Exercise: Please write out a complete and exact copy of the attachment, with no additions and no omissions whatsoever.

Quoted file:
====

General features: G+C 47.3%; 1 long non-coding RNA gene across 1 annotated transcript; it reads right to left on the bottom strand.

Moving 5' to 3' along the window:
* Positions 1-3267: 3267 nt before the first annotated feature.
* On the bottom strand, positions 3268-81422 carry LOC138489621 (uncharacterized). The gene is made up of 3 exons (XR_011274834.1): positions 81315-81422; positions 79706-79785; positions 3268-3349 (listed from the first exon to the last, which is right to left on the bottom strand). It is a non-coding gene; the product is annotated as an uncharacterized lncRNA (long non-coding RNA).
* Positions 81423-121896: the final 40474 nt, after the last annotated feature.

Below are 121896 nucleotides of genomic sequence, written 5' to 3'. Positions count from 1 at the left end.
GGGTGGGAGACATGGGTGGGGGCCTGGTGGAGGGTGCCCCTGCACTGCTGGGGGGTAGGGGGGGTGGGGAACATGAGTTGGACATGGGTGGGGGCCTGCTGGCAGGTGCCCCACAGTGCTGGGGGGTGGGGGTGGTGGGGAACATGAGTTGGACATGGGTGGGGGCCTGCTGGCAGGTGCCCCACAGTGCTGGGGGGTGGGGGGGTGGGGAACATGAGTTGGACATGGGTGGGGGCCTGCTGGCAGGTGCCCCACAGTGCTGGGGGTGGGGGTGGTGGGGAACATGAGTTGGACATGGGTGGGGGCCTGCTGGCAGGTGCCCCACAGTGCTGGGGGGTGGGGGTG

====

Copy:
General features: G+C 47.3%; 1 long non-coding RNA gene across 1 annotated transcript; it reads right to left on the bottom strand.

Moving 5' to 3' along the window:
* Positions 1-3267: 3267 nt before the first annotated feature.
* On the bottom strand, positions 3268-81422 carry LOC138489621 (uncharacterized). The gene is made up of 3 exons (XR_011274834.1): positions 81315-81422; positions 79706-79785; positions 3268-3349 (listed from the first exon to the last, which is right to left on the bottom strand). It is a non-coding gene; the product is annotated as an uncharacterized lncRNA (long non-coding RNA).
* Positions 81423-121896: the final 40474 nt, after the last annotated feature.

Below are 121896 nucleotides of genomic sequence, written 5' to 3'. Positions count from 1 at the left end.
GGGTGGGAGACATGGGTGGGGGCCTGGTGGAGGGTGCCCCTGCACTGCTGGGGGGTAGGGGGGGTGGGGAACATGAGTTGGACATGGGTGGGGGCCTGCTGGCAGGTGCCCCACAGTGCTGGGGGGTGGGGGTGGTGGGGAACATGAGTTGGACATGGGTGGGGGCCTGCTGGCAGGTGCCCCACAGTGCTGGGGGGTGGGGGGGTGGGGAACATGAGTTGGACATGGGTGGGGGCCTGCTGGCAGGTGCCCCACAGTGCTGGGGGTGGGGGTGGTGGGGAACATGAGTTGGACATGGGTGGGGGCCTGCTGGCAGGTGCCCCACAGTGCTGGGGGGTGGGGGTG